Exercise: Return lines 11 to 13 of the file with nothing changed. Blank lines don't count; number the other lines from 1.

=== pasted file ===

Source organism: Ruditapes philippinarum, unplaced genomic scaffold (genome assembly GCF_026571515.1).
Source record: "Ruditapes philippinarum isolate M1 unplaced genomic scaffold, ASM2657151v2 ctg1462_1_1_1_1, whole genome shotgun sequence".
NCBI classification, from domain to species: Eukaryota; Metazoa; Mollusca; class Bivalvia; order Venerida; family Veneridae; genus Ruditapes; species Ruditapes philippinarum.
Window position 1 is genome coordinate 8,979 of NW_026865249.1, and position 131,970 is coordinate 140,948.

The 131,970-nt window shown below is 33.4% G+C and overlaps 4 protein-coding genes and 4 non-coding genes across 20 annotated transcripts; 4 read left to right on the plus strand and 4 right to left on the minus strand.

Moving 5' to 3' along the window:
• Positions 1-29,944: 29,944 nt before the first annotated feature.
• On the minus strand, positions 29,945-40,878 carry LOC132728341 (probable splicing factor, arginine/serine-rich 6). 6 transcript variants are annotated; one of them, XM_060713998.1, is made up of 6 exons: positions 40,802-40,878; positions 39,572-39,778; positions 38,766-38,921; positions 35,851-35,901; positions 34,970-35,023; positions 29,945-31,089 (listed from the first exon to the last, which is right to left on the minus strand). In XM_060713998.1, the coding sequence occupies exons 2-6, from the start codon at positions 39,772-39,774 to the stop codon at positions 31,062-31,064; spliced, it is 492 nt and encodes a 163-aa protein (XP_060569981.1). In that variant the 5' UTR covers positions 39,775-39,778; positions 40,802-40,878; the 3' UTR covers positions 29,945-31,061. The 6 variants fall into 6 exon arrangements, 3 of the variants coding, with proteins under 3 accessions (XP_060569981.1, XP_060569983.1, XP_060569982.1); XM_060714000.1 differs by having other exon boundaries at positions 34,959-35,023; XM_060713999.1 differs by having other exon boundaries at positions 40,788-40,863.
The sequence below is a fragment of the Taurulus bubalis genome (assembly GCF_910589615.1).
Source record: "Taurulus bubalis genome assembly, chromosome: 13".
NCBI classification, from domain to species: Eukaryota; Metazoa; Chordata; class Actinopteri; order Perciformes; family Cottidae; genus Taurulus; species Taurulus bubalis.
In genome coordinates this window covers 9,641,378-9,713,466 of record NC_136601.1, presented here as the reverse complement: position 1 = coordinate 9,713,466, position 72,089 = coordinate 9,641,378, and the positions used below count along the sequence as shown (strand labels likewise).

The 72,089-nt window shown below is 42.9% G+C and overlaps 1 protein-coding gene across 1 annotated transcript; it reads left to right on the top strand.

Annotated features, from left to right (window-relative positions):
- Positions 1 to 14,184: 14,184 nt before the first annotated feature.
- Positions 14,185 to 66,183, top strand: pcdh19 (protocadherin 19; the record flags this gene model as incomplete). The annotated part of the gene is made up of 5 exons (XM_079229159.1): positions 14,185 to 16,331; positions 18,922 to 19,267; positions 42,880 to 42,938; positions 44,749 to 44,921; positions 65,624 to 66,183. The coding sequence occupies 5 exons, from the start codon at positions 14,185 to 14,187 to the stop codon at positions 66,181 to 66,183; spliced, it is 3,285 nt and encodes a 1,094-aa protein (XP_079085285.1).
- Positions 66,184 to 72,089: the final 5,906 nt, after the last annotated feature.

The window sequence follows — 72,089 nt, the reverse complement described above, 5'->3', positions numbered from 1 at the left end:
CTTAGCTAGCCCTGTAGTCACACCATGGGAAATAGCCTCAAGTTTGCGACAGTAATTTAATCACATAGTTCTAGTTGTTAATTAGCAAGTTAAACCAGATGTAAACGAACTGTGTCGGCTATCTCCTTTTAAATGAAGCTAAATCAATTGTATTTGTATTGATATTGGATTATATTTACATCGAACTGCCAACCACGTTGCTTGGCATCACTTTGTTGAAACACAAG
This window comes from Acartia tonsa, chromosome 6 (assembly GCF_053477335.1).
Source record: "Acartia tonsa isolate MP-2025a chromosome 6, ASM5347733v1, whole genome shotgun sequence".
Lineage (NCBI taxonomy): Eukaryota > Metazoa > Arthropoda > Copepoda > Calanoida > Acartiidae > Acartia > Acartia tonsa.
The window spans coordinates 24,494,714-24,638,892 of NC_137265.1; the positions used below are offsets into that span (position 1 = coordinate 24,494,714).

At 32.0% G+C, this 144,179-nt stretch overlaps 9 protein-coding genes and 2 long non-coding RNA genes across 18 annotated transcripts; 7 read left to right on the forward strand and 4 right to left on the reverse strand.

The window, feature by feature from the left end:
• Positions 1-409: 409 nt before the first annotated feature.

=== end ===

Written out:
NCBI classification, from domain to species: Eukaryota; Metazoa; Chordata; class Actinopteri; order Perciformes; family Cottidae; genus Taurulus; species Taurulus bubalis.
In genome coordinates this window covers 9,641,378-9,713,466 of record NC_136601.1, presented here as the reverse complement: position 1 = coordinate 9,713,466, position 72,089 = coordinate 9,641,378, and the positions used below count along the sequence as shown (strand labels likewise).

The 72,089-nt window shown below is 42.9% G+C and overlaps 1 protein-coding gene across 1 annotated transcript; it reads left to right on the top strand.